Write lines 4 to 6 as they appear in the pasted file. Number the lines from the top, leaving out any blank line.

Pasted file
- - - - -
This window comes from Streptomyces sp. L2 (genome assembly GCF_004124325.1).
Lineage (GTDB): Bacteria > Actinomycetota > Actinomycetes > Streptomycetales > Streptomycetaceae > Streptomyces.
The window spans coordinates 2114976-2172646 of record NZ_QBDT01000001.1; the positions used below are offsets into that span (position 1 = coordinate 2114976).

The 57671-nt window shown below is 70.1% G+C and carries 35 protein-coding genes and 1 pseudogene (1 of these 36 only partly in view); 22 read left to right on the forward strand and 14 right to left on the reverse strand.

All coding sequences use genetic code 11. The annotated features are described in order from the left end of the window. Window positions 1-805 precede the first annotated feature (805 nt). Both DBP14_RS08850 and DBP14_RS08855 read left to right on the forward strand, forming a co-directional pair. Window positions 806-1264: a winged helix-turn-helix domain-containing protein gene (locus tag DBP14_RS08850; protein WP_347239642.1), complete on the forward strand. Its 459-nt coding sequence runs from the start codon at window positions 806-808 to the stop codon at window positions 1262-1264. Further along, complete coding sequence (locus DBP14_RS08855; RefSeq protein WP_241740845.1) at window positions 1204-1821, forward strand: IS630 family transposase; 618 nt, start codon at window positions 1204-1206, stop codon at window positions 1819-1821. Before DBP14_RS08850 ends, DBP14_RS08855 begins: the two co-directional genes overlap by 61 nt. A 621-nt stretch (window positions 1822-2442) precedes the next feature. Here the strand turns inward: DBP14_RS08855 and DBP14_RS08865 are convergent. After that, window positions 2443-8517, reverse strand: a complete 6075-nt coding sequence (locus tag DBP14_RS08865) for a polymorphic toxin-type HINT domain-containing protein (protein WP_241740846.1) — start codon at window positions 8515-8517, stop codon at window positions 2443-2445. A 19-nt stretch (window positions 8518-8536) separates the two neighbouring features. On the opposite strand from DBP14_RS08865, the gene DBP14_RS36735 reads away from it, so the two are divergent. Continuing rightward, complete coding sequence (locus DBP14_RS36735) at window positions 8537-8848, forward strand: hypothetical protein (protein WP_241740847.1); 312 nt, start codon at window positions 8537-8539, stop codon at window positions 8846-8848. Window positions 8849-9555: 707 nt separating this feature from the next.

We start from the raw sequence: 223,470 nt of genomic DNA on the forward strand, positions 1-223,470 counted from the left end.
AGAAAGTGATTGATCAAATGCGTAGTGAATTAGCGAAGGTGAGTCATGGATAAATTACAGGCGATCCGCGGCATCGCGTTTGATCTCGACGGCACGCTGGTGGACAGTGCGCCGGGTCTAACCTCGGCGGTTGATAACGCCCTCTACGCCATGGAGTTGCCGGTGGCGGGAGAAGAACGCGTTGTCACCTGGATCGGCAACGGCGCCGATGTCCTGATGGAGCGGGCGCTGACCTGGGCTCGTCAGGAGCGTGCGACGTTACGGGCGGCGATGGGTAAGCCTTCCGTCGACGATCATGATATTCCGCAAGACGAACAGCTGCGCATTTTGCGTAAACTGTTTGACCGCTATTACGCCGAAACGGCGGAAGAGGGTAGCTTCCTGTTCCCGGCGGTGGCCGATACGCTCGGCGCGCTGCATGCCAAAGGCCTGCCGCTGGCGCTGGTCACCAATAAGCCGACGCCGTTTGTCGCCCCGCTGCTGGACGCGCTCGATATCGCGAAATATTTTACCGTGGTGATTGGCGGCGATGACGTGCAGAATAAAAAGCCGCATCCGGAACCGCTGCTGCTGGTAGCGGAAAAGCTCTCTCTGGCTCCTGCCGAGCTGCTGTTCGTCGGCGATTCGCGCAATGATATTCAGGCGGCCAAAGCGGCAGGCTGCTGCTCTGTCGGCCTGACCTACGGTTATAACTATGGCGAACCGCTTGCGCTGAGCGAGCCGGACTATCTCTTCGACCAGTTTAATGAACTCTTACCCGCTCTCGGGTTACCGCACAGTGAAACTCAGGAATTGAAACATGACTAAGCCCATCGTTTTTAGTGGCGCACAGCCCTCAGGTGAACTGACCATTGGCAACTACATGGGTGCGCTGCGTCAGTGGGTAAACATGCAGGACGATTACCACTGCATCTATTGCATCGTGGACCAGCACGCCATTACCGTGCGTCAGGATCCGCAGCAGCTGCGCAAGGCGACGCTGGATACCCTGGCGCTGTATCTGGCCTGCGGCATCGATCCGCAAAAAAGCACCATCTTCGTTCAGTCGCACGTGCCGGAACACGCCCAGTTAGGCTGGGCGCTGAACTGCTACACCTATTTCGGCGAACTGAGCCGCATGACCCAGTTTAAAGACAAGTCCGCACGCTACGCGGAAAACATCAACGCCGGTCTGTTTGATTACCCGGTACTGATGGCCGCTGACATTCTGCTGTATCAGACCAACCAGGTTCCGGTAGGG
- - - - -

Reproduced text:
The 57671-nt window shown below is 70.1% G+C and carries 35 protein-coding genes and 1 pseudogene (1 of these 36 only partly in view); 22 read left to right on the forward strand and 14 right to left on the reverse strand.

All coding sequences use genetic code 11. The annotated features are described in order from the left end of the window. Window positions 1-805 precede the first annotated feature (805 nt). Both DBP14_RS08850 and DBP14_RS08855 read left to right on the forward strand, forming a co-directional pair. Window positions 806-1264: a winged helix-turn-helix domain-containing protein gene (locus tag DBP14_RS08850; protein WP_347239642.1), complete on the forward strand. Its 459-nt coding sequence runs from the start codon at window positions 806-808 to the stop codon at window positions 1262-1264. Further along, complete coding sequence (locus DBP14_RS08855; RefSeq protein WP_241740845.1) at window positions 1204-1821, forward strand: IS630 family transposase; 618 nt, start codon at window positions 1204-1206, stop codon at window positions 1819-1821. Before DBP14_RS08850 ends, DBP14_RS08855 begins: the two co-directional genes overlap by 61 nt. A 621-nt stretch (window positions 1822-2442) precedes the next feature. Here the strand turns inward: DBP14_RS08855 and DBP14_RS08865 are convergent. After that, window positions 2443-8517, reverse strand: a complete 6075-nt coding sequence (locus tag DBP14_RS08865) for a polymorphic toxin-type HINT domain-containing protein (protein WP_241740846.1) — start codon at window positions 8515-8517, stop codon at window positions 2443-2445. A 19-nt stretch (window positions 8518-8536) separates the two neighbouring features. On the opposite strand from DBP14_RS08865, the gene DBP14_RS36735 reads away from it, so the two are divergent. Continuing rightward, complete coding sequence (locus DBP14_RS36735) at window positions 8537-8848, forward strand: hypothetical protein (protein WP_241740847.1); 312 nt, start codon at window positions 8537-8539, stop codon at window positions 8846-8848. Window positions 8849-9555: 707 nt separating this feature from the next.

We start from the raw sequence: 223,470 nt of genomic DNA on the forward strand, positions 1-223,470 counted from the left end.